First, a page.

Glebe Stone Circles facts for kids
Quick facts for kidsGlebe Stone Circles
Irish: Ciorcal Liag na Gléibe
|Nymphsfield Stone Circles
Moy Tura Conga
County Mayo, Ireland
|Elevation||28 m (92 ft)|
|Built||c. 2500–500 BC|
|Official name: Glebe Stone Circles|
Glebe Standing Stones are located about 1.6 km (1 mile) east-northeast of Cong.
The circles were first noted by Edward Lhuyd on his tour of Ireland in 1699; William Stukeley later reproduced Lhuyd's unpublished drawings.
William Wilde connected them to the mythical Battle of Moytura:
Before proceeding with the narrative, we must here conduct our readers to the existing Danann monuments that accumulate in the fields opposite the glebe of Nymphsfield, to a portion of which local tradition has assigned the name of Cath na bPunnán, "the battle of the sheaves." There are here five very remarkable stone circles still remaining within the compass of a quarter of a square mile, and there are traces of others. The following examples are highly illustrative of these remarkable monuments. That figured above consists of nineteen flat flagstones placed in a circle, each inclining outwards, perfectly smooth on the outside, but grooved and hollowed on their internal faces, which were evidently those originally exposed to the action of air or water. A considerable portion of this circle has been removed and its interior, which is now planted, is fifty-four feet in diameter. Some of these stones are five feet over ground, are four feet wide, and eight or ten inches thick. At the south-west corner of the same field, opposite the glebe there is another circle, of which the subjoined is a graphic representation. It consists of a series of standing stones, and is one hundred and fifty-two feet in diameter. Within and around this and the adjoining fields, to the south and east, several perfect circles still exist, and the sites of others can still be traced within the confines of Cath na bPunnán; so that here was evidently the stronghold of one of the contending armies.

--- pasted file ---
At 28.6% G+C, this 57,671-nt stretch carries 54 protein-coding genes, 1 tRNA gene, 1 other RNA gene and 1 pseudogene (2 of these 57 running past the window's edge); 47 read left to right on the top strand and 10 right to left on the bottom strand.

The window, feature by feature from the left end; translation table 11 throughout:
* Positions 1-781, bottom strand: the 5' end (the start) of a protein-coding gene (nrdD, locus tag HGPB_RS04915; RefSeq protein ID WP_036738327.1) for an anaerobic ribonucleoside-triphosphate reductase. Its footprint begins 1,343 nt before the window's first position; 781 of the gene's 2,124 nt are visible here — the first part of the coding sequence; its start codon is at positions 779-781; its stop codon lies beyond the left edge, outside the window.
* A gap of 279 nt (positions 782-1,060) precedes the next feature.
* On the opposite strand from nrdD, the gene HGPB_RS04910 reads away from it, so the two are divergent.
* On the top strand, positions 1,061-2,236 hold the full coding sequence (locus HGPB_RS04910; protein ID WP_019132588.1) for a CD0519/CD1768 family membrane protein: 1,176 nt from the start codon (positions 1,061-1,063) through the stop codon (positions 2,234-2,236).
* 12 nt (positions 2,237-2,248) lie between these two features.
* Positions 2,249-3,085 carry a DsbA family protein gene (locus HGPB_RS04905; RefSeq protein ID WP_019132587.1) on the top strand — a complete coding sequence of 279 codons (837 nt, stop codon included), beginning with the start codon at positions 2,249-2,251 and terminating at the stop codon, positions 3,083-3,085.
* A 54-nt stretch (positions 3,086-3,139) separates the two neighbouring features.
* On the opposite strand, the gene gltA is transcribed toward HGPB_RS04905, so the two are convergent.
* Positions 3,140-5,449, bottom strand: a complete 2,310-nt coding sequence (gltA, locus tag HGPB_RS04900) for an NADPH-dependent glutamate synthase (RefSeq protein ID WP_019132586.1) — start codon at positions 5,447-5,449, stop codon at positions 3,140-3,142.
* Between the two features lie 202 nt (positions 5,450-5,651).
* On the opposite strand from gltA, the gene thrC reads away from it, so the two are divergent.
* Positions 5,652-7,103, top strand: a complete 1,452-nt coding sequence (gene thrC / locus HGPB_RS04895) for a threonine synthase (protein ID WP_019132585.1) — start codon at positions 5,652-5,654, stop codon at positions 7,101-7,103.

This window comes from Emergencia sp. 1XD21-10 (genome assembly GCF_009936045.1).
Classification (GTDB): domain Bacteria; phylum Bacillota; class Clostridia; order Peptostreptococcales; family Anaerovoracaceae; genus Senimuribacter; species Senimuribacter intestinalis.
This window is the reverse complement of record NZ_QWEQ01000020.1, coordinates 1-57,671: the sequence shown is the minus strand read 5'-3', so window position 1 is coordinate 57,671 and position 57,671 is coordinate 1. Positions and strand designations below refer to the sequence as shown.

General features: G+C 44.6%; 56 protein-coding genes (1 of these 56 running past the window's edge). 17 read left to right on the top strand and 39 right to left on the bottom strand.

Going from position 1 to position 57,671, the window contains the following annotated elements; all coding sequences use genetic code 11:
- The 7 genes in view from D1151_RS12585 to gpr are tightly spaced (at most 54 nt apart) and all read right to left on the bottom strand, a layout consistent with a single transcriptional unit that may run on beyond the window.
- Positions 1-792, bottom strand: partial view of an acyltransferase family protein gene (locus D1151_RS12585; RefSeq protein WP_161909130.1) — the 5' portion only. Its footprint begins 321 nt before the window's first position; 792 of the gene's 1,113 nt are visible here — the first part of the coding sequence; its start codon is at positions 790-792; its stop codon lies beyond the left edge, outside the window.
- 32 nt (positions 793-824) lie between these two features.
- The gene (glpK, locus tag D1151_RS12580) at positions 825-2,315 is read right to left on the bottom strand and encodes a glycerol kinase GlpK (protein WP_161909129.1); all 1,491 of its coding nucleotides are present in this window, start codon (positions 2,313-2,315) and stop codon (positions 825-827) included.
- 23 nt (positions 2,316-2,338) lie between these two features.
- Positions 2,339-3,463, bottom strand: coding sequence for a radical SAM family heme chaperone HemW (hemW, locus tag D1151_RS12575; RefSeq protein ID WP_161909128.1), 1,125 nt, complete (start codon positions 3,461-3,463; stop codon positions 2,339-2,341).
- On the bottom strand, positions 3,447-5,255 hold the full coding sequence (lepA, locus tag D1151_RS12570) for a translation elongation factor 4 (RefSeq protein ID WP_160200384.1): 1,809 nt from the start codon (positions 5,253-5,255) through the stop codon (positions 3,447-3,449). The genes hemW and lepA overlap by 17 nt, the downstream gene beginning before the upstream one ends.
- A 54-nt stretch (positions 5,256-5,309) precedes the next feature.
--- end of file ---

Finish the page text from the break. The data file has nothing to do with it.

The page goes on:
There are four circles in a variety of styles.
About 16 m (52 ft) in diameter, 23 stones remain, up to 1.2 m (3 ft 11 in) in height with cup and ring marks.
Nymphsfield 1 (West)
About 10 m (33 ft) in diameter, the smallest circle.
An embanked recumbent stone circle with an orthostat at the west end.
Nymphsfield 2 (South)
10 m (33 ft) in diameter with 19 stones.
Glebe Stone Circles Facts for Kids. Kiddle Encyclopedia.